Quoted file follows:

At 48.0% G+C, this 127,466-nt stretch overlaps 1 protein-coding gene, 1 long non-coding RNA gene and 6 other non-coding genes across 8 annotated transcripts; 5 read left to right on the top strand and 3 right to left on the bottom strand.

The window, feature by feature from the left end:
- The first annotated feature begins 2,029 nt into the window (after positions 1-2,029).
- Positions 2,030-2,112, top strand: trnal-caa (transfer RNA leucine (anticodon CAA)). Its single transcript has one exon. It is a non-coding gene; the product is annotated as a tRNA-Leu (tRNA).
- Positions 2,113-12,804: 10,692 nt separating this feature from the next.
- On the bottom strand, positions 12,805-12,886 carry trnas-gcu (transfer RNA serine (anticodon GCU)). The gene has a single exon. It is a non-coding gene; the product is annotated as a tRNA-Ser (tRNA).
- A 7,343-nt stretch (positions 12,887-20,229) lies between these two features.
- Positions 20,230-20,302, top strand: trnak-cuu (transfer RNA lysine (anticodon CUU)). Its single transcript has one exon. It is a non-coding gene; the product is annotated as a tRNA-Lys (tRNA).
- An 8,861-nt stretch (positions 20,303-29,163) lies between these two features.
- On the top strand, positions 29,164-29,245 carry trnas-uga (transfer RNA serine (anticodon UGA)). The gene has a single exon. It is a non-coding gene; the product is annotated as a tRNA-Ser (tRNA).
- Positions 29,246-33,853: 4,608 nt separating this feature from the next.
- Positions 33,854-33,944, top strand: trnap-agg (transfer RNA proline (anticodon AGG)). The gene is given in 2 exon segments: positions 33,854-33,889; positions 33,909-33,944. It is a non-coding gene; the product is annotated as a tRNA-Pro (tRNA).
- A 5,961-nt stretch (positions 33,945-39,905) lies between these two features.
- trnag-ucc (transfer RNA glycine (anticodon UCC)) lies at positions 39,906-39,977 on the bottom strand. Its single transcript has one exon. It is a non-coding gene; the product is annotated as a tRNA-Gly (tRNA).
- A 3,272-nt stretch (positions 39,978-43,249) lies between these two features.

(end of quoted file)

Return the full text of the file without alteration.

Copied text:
At 48.0% G+C, this 127,466-nt stretch overlaps 1 protein-coding gene, 1 long non-coding RNA gene and 6 other non-coding genes across 8 annotated transcripts; 5 read left to right on the top strand and 3 right to left on the bottom strand.

The window, feature by feature from the left end:
- The first annotated feature begins 2,029 nt into the window (after positions 1-2,029).
- Positions 2,030-2,112, top strand: trnal-caa (transfer RNA leucine (anticodon CAA)). Its single transcript has one exon. It is a non-coding gene; the product is annotated as a tRNA-Leu (tRNA).
- Positions 2,113-12,804: 10,692 nt separating this feature from the next.
- On the bottom strand, positions 12,805-12,886 carry trnas-gcu (transfer RNA serine (anticodon GCU)). The gene has a single exon. It is a non-coding gene; the product is annotated as a tRNA-Ser (tRNA).
- A 7,343-nt stretch (positions 12,887-20,229) lies between these two features.
- Positions 20,230-20,302, top strand: trnak-cuu (transfer RNA lysine (anticodon CUU)). Its single transcript has one exon. It is a non-coding gene; the product is annotated as a tRNA-Lys (tRNA).
- An 8,861-nt stretch (positions 20,303-29,163) lies between these two features.
- On the top strand, positions 29,164-29,245 carry trnas-uga (transfer RNA serine (anticodon UGA)). The gene has a single exon. It is a non-coding gene; the product is annotated as a tRNA-Ser (tRNA).
- Positions 29,246-33,853: 4,608 nt separating this feature from the next.
- Positions 33,854-33,944, top strand: trnap-agg (transfer RNA proline (anticodon AGG)). The gene is given in 2 exon segments: positions 33,854-33,889; positions 33,909-33,944. It is a non-coding gene; the product is annotated as a tRNA-Pro (tRNA).
- A 5,961-nt stretch (positions 33,945-39,905) lies between these two features.
- trnag-ucc (transfer RNA glycine (anticodon UCC)) lies at positions 39,906-39,977 on the bottom strand. Its single transcript has one exon. It is a non-coding gene; the product is annotated as a tRNA-Gly (tRNA).
- A 3,272-nt stretch (positions 39,978-43,249) lies between these two features.